Roughly one-fifth of all African elephants were slaughtered between 2010 and 2012 to fuel the voracious demand for ivory -- most of which is sold to China. That's 100,000 dead elephants. At the current rate of extermination, the African elephant could be extinct in the wild in a few short decades. Founder of Save the Elephants Iain Douglas-Hamilton and Chicago Zoological Society president Stuart Strahl join us to discuss what can be done to curb the illegal ivory trade and save these majestic creatures.
Research suggests approximately 100,000 elephants were poached between the years of 2010 and 2012, according to the Save The Elephants.
Illegal killing rates were estimated as an average of approximately 33,630 elephants per year based on estimates of the species total, according to the study. Illegal killings were most pervasive in Central Africa, “where results supported probably declines each year since at least 2007,” according to the study.
In the past 10 years, the proportion of illegally killed elephants increased from 25 percent to 60 to 70 percent, according to Save The Elephants. Conservationists estimate that a poaching level of 54 percent is unsustainable when compared against elephant birth rates, meaning current poaching rates will lead to a population decline.
"This study helps make sense of the challenge faced by thousands of rangers working on the frontlines to protect elephants and other species across Africa,” co-author of the study Julian Blanc, Convention on the International Trade in Endangered Species secretariat told Save The Elephants. “It also highlights the importance of the accurate collection of data as part of their day-to-day patrol work, which is essential to understand and communicate the true proportions of the threat that elephants face.”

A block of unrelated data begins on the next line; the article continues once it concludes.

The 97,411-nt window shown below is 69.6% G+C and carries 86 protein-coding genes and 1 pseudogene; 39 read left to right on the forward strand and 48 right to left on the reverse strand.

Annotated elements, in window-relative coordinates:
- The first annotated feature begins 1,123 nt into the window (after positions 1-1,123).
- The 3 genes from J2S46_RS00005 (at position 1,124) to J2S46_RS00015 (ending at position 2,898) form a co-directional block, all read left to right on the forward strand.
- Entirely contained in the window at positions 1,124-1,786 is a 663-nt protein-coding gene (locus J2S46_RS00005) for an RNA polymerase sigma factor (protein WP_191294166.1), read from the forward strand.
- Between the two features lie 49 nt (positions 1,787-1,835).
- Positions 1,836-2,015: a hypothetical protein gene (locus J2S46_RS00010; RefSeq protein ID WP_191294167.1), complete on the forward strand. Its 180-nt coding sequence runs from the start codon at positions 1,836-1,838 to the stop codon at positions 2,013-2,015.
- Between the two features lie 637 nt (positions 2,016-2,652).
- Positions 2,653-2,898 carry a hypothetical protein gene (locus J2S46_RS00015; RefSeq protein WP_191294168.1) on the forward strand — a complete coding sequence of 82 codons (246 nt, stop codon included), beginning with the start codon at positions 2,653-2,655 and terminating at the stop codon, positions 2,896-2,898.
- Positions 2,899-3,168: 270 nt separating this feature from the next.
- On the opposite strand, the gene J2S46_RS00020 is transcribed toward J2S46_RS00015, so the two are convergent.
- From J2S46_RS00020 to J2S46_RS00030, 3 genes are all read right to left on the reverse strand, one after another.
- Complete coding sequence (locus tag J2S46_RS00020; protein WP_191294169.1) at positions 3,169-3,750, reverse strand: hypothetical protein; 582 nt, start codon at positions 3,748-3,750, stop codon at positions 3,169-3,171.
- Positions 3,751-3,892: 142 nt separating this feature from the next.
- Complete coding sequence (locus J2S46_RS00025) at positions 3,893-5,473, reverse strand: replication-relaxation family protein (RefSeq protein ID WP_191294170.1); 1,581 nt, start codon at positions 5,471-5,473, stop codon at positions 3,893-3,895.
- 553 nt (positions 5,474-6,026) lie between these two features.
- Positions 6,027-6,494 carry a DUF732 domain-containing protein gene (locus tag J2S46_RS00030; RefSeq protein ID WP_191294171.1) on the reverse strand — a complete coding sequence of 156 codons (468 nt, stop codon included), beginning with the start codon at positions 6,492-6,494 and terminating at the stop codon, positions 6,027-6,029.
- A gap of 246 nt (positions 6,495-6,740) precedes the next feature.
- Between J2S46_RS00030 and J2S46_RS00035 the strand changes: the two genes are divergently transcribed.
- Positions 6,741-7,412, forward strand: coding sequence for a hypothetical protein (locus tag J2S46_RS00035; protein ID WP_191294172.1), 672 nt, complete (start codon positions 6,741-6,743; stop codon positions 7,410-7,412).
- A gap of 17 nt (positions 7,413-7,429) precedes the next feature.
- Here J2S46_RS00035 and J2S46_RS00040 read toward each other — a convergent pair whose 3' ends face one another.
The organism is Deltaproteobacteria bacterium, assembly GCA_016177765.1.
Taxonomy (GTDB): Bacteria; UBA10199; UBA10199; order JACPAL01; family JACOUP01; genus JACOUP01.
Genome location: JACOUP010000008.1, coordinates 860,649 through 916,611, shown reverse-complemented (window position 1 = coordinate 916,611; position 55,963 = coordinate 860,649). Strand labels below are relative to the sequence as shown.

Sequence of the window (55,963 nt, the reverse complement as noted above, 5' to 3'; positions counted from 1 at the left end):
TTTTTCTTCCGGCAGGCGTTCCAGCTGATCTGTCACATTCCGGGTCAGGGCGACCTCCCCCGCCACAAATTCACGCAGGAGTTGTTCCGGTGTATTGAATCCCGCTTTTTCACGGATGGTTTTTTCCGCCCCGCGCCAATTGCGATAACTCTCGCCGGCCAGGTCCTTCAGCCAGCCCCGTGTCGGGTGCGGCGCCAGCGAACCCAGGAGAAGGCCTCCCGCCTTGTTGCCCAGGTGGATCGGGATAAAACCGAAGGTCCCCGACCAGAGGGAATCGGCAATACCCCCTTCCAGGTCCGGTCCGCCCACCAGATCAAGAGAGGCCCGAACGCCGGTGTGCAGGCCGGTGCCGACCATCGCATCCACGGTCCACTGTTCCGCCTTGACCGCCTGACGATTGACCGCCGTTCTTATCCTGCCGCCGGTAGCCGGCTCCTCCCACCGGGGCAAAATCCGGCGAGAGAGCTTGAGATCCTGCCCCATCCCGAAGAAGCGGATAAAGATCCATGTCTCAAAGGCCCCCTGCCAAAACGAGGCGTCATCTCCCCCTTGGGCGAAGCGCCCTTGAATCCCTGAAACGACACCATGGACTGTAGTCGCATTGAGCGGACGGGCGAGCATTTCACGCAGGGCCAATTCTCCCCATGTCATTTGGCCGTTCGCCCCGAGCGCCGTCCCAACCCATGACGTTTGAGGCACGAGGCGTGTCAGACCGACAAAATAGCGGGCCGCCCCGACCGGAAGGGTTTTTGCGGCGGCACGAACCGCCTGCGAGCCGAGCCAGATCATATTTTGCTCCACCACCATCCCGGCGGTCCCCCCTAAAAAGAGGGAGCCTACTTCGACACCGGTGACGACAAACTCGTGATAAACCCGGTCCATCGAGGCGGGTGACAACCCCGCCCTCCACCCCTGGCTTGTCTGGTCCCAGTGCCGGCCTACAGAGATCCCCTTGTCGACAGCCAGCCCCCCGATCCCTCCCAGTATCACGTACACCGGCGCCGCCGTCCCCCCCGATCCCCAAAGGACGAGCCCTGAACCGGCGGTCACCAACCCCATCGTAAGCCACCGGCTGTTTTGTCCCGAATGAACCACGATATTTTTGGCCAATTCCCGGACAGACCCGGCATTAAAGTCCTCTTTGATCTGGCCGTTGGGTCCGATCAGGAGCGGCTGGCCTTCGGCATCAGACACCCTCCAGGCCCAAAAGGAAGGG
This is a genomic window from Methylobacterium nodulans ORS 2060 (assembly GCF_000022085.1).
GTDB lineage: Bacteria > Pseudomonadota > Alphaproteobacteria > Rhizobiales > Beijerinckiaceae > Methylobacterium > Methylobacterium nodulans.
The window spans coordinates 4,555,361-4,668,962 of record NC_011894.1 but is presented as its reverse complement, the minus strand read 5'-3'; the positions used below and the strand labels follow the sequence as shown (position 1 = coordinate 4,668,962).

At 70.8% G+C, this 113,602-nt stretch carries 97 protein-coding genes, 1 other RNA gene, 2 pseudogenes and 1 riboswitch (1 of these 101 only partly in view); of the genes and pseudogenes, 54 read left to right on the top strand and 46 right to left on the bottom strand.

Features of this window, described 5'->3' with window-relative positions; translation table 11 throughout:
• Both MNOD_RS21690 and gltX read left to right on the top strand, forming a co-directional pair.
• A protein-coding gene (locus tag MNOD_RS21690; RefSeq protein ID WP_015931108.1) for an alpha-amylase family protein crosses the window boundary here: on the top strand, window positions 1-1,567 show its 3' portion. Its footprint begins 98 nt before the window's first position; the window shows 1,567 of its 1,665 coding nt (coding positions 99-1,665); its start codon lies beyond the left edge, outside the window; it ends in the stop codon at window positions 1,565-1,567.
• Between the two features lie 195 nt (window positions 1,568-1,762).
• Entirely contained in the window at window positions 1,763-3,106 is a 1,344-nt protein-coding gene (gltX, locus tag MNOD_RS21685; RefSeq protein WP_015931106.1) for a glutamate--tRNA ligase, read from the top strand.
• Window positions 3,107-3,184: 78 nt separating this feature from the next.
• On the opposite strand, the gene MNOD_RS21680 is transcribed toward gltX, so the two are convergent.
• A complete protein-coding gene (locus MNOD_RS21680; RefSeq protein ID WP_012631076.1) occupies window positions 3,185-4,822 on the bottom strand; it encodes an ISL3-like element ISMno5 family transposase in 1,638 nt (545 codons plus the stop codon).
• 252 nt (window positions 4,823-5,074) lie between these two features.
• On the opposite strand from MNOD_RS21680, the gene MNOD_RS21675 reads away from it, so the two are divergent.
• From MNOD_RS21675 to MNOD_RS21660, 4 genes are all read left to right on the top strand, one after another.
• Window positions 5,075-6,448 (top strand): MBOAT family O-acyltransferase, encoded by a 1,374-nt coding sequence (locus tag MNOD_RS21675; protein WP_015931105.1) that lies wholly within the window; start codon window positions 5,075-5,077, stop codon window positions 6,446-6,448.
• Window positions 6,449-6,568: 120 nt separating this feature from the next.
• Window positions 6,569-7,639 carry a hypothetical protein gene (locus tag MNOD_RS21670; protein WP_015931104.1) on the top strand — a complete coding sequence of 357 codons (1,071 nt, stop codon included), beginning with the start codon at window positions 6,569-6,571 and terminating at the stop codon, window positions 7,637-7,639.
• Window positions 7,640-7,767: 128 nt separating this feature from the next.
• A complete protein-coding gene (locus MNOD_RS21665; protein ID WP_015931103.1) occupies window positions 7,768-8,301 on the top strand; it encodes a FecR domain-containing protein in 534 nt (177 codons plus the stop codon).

According to 96 Elephants (which gets its name from the approximately 96 elephants that are poached every day), there were roughly 1.2 million African elephants in 1980. After the illegal ivory trade “heyday” during the 1980s, the population declined to nearly 420,000 in 2012.
Following the 1989 ivory ban, “we have seen political attempts to weaken the ban, wars spilling into elephant habitats across Central Africa, and thriving ivory markets in East Asia, due to a burgeoning middle class,” according to 96 Elephants.
In regards to technique, modern-day poaching is described as “brutal and sophisticated.” Poachers use helicopters, GPS equipment, night-vision goggles, and automatic weapons to find and kill elephants, according to 96 Elephants.
Watch a preview of a documentary about elephants and ivory poaching.